When most people talk about the age of enlightenment they are usually referring to a period in 18th century European history when logic and reason rose to supremacy. During this important period of cultural growth, public intellectuals like John Locke, Jean-Jacques Rousseau, and Voltaire dedicated themselves to solving perennial human dilemmas. They and their contemporaries gathered in salons and coffeehouses and exchanged volumes of letters in the name of sharing knowledge and improving the human condition. Dan Edelstein, a Stanford French professor, has been exploring an aspect of the Age of Enlightenment that is less familiar to most, the so-called “dark side” of the enlightenment. He described the differentiating factors. “The prevailing understanding of the enlightenment is one in which there was only scientific and rational thinking, but there was also a significant number of people contributing to the enlightenment who were absorbed in dubious scholarly pursuits like alchemy, mythology, astrology and secret societies.” (more…)

PDF – Magic, Divination and Demonology (1898)

June 14, 2009

Currently a book is listed on eBay, the full title of which reads Magic, Divination and Demonology among the Hebrews and their neighbours, 234406565_oincluding an Examination of Biblical References and of the Biblical Terms. This 19th century study was written by T. Witton Davies, and was first published in 1898 by James Clarke & Co (London). The seller added following description to this auction: “This is an Ultra Rare book, of which no other copy can be found in the First State. The author is a noted authority, and contents include all aspects of the subjects, including Black and White magic, Conjuring, Natural Magic, necromancy, Supernaturalism, Traces and Survival in the Old Testament, Magic amongst the Arabs, Moslems, Assyrian Magic, Illegal  and Legal Magic etc. etc. (more…)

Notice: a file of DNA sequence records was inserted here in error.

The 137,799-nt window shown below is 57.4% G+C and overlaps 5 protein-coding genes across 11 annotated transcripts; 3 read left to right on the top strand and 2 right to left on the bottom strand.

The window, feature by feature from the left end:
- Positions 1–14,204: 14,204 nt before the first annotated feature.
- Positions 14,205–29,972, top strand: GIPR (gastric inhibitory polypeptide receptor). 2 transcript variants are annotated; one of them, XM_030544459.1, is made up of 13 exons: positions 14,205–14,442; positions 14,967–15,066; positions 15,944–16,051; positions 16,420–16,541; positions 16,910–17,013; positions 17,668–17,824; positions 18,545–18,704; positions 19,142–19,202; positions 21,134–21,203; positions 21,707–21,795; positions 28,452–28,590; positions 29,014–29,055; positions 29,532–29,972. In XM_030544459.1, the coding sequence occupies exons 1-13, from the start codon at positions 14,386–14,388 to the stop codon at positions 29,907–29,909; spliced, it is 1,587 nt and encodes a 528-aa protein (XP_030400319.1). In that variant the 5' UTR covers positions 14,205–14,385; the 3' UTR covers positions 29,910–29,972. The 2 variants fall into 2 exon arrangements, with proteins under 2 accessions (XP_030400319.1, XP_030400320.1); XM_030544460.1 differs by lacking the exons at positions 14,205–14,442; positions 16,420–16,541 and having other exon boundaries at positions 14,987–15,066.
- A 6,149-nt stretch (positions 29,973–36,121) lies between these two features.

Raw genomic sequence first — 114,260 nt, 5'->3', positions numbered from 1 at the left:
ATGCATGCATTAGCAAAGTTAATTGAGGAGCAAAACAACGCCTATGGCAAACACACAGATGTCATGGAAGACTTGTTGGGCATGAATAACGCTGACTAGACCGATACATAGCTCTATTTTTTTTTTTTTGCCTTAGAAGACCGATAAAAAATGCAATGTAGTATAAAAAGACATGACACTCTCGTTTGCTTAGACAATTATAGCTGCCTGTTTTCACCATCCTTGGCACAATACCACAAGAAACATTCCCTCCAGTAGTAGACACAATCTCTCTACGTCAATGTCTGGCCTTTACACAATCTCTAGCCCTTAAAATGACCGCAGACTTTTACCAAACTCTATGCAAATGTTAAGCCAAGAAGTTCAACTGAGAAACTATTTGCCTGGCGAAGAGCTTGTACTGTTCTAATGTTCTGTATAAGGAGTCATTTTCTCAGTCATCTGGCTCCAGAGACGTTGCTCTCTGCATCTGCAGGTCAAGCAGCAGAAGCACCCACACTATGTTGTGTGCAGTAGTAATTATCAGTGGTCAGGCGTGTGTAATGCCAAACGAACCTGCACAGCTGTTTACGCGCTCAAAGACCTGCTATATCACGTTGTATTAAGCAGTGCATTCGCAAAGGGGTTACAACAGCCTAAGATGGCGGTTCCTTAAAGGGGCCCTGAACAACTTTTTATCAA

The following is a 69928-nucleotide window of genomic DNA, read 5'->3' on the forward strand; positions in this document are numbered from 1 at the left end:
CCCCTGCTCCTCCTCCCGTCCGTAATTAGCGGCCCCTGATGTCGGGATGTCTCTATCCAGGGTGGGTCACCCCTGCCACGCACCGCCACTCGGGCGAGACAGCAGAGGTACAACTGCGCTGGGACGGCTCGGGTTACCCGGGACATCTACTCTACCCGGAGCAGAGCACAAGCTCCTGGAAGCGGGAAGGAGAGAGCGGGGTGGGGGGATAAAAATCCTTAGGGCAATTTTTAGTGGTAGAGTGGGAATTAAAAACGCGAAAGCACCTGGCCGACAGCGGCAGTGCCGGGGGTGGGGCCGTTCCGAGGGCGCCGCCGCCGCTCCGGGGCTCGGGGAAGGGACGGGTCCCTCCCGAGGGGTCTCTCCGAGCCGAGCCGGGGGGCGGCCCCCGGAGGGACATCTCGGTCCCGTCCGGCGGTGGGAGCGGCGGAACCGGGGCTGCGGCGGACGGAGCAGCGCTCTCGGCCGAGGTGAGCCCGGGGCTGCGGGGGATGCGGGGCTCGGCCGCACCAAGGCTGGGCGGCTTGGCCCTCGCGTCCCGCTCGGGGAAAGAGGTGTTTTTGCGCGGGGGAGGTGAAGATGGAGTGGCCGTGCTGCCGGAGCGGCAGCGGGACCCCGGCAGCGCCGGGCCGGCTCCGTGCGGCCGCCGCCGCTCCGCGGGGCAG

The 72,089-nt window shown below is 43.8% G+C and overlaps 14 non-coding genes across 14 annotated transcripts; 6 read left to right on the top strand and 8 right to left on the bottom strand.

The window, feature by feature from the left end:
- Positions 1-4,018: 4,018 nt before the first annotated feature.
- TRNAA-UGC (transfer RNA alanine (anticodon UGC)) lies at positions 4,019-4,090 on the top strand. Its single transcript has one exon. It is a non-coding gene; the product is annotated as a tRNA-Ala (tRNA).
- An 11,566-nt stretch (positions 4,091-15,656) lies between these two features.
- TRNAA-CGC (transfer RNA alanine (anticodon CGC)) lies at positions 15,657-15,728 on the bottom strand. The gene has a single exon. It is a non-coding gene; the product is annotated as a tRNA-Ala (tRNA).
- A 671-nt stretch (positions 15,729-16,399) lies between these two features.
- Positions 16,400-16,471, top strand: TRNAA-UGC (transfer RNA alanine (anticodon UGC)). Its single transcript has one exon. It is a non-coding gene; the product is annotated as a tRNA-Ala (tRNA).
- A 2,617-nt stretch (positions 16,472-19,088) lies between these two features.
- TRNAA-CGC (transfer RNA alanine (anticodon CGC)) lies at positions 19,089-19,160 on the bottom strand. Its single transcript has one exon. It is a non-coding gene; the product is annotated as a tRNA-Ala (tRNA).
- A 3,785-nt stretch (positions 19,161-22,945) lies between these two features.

Recommended Reading – Grimoires by Owen Davies (2009)

April 13, 2009